Folium: Cookies of the World via Food52
Think about it. You’re in first, fifth, eighth, 10th or 12th grade – heck maybe you’re even in college – and you’ve had a bad day at school. You trudge home, your backpack heavy with homework due the next day. You open the door and what do you smell? Mom’s homemade little nuggets of happiness, warm and ready to devour with a cold glass of milk. Cookies. Right on top of the comfort food scale with meatloaf, mashed potatoes and mac & cheese.
“Nothing says “home” like cookies.” – Food52
Did you know that the invention of the cookie was actually mistake? Well, actually, more like a crash-test dummy in the baking world. According “The Kitchen Project” (see the link below), cooks used small amounts of cake batter to test the temperature of their ovens before baking a larger cake. They were called “koekje”, the Dutch word for “little cake”.
There are literally millions of cookie recipes from all over the globe just waiting to be baked up. Many feature ingredients unique or cultivated within a certain region. Middle Eastern cookies use more honey instead of refined sugar. Anise is used in many Spanish and Italian cookies. There’s even an Upstate New York potato chip cookie recipe with roots near a local chip plant. Check out the interactive map in the “FOOD 52” link. Click on the cookie of your choice and learn about where it came from and how to make it. It’s interesting to see what goes into some of those sweet treats around the globe.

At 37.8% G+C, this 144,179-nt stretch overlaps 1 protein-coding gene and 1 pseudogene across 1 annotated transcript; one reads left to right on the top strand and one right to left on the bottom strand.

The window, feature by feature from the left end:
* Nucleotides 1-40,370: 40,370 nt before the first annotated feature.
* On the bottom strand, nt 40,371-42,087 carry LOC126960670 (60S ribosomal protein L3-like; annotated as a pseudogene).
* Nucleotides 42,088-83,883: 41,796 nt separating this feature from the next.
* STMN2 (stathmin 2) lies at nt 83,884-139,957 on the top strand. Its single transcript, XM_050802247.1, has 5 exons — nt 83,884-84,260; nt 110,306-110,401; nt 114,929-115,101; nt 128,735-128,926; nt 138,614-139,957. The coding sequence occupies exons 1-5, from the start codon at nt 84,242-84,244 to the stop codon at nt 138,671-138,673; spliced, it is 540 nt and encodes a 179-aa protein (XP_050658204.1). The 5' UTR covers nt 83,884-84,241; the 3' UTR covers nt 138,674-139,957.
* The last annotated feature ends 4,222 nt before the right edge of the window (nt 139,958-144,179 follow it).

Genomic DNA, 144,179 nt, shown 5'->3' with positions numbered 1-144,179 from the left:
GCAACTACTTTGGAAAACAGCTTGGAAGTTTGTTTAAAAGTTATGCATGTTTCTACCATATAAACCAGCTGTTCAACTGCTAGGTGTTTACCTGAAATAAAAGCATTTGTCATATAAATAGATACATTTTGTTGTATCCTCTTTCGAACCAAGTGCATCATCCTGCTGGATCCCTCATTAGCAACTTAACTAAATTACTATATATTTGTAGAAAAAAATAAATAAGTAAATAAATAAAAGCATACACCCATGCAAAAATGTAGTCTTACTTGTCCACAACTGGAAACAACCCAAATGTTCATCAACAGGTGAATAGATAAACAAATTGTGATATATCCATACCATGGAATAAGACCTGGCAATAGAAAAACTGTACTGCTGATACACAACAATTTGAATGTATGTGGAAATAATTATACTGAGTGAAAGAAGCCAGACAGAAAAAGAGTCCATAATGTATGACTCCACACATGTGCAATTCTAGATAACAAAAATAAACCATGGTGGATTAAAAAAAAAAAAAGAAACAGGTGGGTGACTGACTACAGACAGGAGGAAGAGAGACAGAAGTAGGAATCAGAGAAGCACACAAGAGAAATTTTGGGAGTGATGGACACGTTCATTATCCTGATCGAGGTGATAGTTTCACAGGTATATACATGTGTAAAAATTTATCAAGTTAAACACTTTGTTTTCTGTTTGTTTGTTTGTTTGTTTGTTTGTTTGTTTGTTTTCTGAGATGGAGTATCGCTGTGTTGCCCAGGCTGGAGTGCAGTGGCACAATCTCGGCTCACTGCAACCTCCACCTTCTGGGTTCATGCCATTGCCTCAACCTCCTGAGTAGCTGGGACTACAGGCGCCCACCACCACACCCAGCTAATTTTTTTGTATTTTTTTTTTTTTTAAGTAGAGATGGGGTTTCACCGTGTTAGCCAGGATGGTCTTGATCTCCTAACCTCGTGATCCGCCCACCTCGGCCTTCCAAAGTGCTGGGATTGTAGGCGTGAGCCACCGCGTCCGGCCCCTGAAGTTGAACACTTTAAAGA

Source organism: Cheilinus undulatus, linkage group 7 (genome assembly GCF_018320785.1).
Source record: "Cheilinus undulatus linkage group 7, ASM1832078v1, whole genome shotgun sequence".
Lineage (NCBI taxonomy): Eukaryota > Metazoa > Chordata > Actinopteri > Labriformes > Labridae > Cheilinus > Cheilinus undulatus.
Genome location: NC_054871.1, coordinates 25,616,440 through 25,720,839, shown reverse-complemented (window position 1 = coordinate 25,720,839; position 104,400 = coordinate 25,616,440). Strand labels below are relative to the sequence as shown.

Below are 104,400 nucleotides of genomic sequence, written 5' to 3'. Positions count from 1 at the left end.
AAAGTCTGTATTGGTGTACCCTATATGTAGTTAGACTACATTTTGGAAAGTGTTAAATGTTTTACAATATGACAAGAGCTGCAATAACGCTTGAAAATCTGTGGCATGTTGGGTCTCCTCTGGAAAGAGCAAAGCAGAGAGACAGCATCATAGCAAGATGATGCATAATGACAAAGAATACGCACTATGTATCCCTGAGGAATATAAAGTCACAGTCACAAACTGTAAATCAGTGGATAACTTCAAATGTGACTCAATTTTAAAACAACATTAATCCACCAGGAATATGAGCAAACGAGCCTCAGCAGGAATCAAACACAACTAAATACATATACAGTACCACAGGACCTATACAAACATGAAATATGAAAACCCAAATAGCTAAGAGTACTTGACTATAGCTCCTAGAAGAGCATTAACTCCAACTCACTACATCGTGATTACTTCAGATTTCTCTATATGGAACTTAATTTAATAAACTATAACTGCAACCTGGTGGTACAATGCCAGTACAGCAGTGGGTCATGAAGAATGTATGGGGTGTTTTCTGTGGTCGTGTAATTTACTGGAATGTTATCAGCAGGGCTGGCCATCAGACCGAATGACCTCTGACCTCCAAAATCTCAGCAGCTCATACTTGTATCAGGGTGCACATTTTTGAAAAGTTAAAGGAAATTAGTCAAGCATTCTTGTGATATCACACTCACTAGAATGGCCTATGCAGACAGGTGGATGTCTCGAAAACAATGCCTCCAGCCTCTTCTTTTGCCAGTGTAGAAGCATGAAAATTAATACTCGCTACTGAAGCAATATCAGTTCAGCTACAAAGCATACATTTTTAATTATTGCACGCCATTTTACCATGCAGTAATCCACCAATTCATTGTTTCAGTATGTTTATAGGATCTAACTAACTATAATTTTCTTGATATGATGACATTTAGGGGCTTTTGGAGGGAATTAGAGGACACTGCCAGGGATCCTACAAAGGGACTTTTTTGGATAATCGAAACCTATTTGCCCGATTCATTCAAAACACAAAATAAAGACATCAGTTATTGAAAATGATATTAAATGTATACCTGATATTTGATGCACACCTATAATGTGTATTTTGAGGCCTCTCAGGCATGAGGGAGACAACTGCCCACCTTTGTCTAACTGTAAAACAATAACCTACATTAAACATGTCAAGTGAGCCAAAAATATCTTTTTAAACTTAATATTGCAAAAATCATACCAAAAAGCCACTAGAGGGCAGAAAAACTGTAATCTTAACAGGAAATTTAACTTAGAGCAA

Here’s some stats to chew on: In America alone, cookies are consumed in over 95 percent of all households. We eat over 2 billion cookies each year – that’s about 300 cookies per person. I can vouch for having eaten my allotment! I’d rather eat cookies over pie, cake and ice cream any day of the week. As a kid, me, my mom and sisters would make dough logs of sugar, chocolate chip and cherry walnut cookies. The logs would go into the freezer. After school, we were allowed to slice and bake 6 cookies each to have with milk while we did our homework at the dining room table. Thanks to the internet, my own daughters and I have experimented with cookie recipes from around the world. At the bottom of this article I’ve included a link to a recipe for palmiers – a favorite of mine from my grandmother who was French.
Cookies are also a part of many cultural celebrations. I mean, who hasn’t had at least one holiday cookie of some sort? A Christmas cutout in the shape of a tree, an Italian wedding treasure ball covered in powdered sugar, or a rolled-up rugelach at Hanukkah? How about a fortune cookie after a big plate of lo mein? Elegantly-decorated sugar cookies in the shapes of bridal gowns and tuxes are even becoming trendy desserts at weddings over a huge cake…that generally loses its appeal after the bride and groom get done smashing it into each others’ faces.
Whether you call them koekje, gallettas, jumbles, biscotti, tea cakes, biscuits, shortbreads, drops, plunkets, bars, spritz, rolled, pressed, or springerle, cookies, universally, just make people happy.